Buda Castle at sunset

 Spas, Margaret Island, other attractions 

 Budapest sits on a fault line which means an influx of warm, mineral rich waters. Nicknamed the “spa capital,” Budapest was one of the first cities to take economic advantage of the mineral waters. There are numerous bath houses in Budapest and one of the most famous is the  Széchenyi Baths which offers outdoor bathing at all times of the year. There is something magical about experiencing a mineral bath in 74-degree water which snow falling in your hair. There are Turkish style baths with gorgeous interior architecture and even couples’ baths that offer wine and a DJ.  

Our visit to Széchenyi thermal baths

Margaret Island, in the middle of the Danube, has medicinal as well as thermal baths. The island is a popular recreational spot and it plays hosts to concerts, dances, festivals and special events. 

Budapest parliament building with Margaret bridge and Margaret island in the distance

The Budapest Zoo and Botanical Garden was founded in 1866 and it is home to 1,000 animals. The historical structures on the grounds have been renovated to accommodate the growing animal population which includes ring-tailed lemurs, lowland gorillas, giraffes and kangaroo.  

Gellert Hill is a popular area in Budapest. A fortress sits on top of the hill and palatial embassies and ambassador homes dot the hillside.The area is a UNESCO Heritage site. 

St George the Dragon Killer on Gillert Hill in Budapest

Fisherman’s Bastion was finished in 1902 and it combines Neo-gothic as well as Neo-romanesque architecture. The seven towers on the structure represent the seven Magyar tribes. You can’t beat the views of the city from the bastion. 

Fisherman’s Bastion

Take time to do some shopping at the Central Market Hall. The huge red brick building has a yellow and green tiled roof. Shop for everything from fresh fish to spices to souvenirs and clothing.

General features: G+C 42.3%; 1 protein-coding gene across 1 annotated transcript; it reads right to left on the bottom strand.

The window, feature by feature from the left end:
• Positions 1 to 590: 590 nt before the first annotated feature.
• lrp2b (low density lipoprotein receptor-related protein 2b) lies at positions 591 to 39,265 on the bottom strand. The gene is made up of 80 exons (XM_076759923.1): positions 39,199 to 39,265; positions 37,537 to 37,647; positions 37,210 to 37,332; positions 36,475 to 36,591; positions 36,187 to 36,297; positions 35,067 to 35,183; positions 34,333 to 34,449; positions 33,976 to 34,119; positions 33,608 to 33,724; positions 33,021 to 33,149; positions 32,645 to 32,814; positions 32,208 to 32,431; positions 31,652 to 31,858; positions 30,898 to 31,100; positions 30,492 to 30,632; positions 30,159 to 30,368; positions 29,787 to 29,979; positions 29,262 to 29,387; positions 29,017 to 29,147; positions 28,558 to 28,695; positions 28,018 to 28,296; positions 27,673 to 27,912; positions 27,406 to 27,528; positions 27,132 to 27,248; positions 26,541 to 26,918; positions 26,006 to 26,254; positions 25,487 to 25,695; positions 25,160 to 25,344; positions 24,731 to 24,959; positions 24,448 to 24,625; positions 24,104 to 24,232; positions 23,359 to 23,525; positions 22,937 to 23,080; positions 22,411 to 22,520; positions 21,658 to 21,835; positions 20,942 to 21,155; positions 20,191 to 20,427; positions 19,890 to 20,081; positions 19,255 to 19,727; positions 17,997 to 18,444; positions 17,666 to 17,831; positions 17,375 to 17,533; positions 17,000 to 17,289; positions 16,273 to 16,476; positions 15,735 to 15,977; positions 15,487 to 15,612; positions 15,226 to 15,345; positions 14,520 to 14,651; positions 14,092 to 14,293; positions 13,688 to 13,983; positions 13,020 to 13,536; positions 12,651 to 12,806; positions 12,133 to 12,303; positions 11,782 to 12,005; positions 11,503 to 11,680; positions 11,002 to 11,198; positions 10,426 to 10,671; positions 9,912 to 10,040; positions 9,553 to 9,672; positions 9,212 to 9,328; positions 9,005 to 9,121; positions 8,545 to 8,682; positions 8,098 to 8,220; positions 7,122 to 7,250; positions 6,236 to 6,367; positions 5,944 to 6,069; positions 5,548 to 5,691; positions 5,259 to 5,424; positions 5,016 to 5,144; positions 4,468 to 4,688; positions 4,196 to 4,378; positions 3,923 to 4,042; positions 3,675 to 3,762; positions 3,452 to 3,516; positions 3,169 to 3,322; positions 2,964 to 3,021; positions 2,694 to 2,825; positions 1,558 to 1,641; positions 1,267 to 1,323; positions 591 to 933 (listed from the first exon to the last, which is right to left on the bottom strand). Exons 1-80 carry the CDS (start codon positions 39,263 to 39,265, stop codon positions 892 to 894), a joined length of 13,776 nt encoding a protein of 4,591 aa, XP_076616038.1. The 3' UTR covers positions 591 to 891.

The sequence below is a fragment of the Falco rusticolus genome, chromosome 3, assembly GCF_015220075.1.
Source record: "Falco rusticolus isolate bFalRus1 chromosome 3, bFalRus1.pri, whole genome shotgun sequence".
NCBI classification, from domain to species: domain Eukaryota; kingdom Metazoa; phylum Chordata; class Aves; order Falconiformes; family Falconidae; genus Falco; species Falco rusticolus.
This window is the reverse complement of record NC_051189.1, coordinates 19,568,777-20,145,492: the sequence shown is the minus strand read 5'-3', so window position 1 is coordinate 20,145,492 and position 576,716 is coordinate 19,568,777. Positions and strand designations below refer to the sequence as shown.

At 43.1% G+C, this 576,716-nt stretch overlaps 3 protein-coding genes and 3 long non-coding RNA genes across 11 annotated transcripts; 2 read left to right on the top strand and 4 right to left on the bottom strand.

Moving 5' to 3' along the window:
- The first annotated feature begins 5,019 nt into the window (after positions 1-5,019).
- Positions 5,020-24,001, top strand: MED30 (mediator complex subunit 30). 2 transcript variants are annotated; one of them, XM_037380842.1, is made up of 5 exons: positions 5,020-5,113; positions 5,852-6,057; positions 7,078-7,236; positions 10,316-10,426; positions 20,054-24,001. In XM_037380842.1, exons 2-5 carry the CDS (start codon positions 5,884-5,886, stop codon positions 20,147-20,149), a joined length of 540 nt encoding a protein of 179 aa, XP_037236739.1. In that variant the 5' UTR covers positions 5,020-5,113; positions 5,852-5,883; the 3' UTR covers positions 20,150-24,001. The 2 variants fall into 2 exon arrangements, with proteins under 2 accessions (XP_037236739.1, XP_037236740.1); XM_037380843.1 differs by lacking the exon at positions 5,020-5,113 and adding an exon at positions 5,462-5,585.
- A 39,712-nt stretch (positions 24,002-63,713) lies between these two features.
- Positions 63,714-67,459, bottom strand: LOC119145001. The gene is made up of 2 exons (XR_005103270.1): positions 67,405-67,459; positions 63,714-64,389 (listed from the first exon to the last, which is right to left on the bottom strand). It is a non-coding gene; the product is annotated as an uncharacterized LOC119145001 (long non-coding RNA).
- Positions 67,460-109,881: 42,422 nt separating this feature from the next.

Pig Food Festival – Budapest

 Coffee and cuisine 

 Coffeehouses dot the area and one of Europe’s most beloved coffeehouses,Cafe Berbeaud, is in Budapest. The cafe oozes old-world elegance with warm wood paneling and sparkling chandeliers. Enjoy a fabulous cup of coffee and a tasty pastry. 

Hungarian Goulash in a bread bowl – yum

Restaurants around the city usually have Dobas Torte on the menu. It is a rich cake with alternating layers of sponge and chocolate or mocha cream with a caramelized top. Lángos is a popular street food that is also served in some cafes. It is a fried flatbread toped with garlic oil, sour cream and grated cheese.  


There is, of course, goulash which is a sort of stew with beef, onions, tomatoes seasoned with pepper and paprika. Chicken paprikash is vegetables and chicken simmered in a sauce with, of course paprika, served with a side of egg dumplings and topped with sour cream. Sólet is a tasty Hungarian stew with Jewish influences that contains kidney beans, barley, onion and, paprika, served with a side of hard-boiled eggs. Somlói Galuska is a version of Dobas Torte, but amped up. It is sponge cake layered with chocolate filling, dashed with rum, with walnuts, raisins, whipped cream and chocolate sauce. 

Is Hungary’s enchanting capital, Budapest on your travel itinerary? GetAway Travel can get you there! We can be reached at:  (262) 538-2140, e-mail: or